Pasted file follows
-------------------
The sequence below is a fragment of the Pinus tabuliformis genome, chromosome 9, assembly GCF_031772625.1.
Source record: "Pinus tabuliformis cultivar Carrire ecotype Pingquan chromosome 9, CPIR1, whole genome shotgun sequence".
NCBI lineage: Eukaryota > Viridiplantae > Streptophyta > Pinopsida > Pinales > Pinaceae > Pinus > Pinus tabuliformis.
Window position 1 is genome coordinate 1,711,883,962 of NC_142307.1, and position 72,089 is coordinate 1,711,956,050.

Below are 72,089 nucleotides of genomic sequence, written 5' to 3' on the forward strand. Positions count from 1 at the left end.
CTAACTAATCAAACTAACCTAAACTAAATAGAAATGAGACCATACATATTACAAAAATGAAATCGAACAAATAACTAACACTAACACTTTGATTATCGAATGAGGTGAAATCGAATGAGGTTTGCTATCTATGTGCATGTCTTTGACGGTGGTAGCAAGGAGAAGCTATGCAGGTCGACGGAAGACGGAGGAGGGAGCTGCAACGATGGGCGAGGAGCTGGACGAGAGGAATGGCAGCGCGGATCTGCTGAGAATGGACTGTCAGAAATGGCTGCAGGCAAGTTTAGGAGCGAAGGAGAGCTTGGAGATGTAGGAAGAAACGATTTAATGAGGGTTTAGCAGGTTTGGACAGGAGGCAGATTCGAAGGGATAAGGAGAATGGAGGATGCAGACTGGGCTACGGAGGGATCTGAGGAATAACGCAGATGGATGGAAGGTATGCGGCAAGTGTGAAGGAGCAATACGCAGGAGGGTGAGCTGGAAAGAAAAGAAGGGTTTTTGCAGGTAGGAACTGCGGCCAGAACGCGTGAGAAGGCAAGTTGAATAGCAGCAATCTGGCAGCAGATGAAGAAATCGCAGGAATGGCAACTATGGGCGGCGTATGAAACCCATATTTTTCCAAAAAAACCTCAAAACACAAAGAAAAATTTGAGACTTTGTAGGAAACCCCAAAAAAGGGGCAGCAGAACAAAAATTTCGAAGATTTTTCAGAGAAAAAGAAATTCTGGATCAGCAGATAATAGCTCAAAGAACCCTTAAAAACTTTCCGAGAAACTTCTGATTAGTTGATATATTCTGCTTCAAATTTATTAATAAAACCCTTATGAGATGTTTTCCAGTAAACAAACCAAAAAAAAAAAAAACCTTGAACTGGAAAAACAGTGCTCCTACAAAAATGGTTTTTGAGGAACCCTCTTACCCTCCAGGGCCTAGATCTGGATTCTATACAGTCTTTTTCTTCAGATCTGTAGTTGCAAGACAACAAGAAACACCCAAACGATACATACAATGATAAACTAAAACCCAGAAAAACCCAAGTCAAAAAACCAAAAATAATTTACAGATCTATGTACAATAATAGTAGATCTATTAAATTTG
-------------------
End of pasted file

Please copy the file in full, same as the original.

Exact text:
The sequence below is a fragment of the Pinus tabuliformis genome, chromosome 9, assembly GCF_031772625.1.
Source record: "Pinus tabuliformis cultivar Carrire ecotype Pingquan chromosome 9, CPIR1, whole genome shotgun sequence".
NCBI lineage: Eukaryota > Viridiplantae > Streptophyta > Pinopsida > Pinales > Pinaceae > Pinus > Pinus tabuliformis.
Window position 1 is genome coordinate 1,711,883,962 of NC_142307.1, and position 72,089 is coordinate 1,711,956,050.

Below are 72,089 nucleotides of genomic sequence, written 5' to 3' on the forward strand. Positions count from 1 at the left end.
CTAACTAATCAAACTAACCTAAACTAAATAGAAATGAGACCATACATATTACAAAAATGAAATCGAACAAATAACTAACACTAACACTTTGATTATCGAATGAGGTGAAATCGAATGAGGTTTGCTATCTATGTGCATGTCTTTGACGGTGGTAGCAAGGAGAAGCTATGCAGGTCGACGGAAGACGGAGGAGGGAGCTGCAACGATGGGCGAGGAGCTGGACGAGAGGAATGGCAGCGCGGATCTGCTGAGAATGGACTGTCAGAAATGGCTGCAGGCAAGTTTAGGAGCGAAGGAGAGCTTGGAGATGTAGGAAGAAACGATTTAATGAGGGTTTAGCAGGTTTGGACAGGAGGCAGATTCGAAGGGATAAGGAGAATGGAGGATGCAGACTGGGCTACGGAGGGATCTGAGGAATAACGCAGATGGATGGAAGGTATGCGGCAAGTGTGAAGGAGCAATACGCAGGAGGGTGAGCTGGAAAGAAAAGAAGGGTTTTTGCAGGTAGGAACTGCGGCCAGAACGCGTGAGAAGGCAAGTTGAATAGCAGCAATCTGGCAGCAGATGAAGAAATCGCAGGAATGGCAACTATGGGCGGCGTATGAAACCCATATTTTTCCAAAAAAACCTCAAAACACAAAGAAAAATTTGAGACTTTGTAGGAAACCCCAAAAAAGGGGCAGCAGAACAAAAATTTCGAAGATTTTTCAGAGAAAAAGAAATTCTGGATCAGCAGATAATAGCTCAAAGAACCCTTAAAAACTTTCCGAGAAACTTCTGATTAGTTGATATATTCTGCTTCAAATTTATTAATAAAACCCTTATGAGATGTTTTCCAGTAAACAAACCAAAAAAAAAAAAAACCTTGAACTGGAAAAACAGTGCTCCTACAAAAATGGTTTTTGAGGAACCCTCTTACCCTCCAGGGCCTAGATCTGGATTCTATACAGTCTTTTTCTTCAGATCTGTAGTTGCAAGACAACAAGAAACACCCAAACGATACATACAATGATAAACTAAAACCCAGAAAAACCCAAGTCAAAAAACCAAAAATAATTTACAGATCTATGTACAATAATAGTAGATCTATTAAATTTG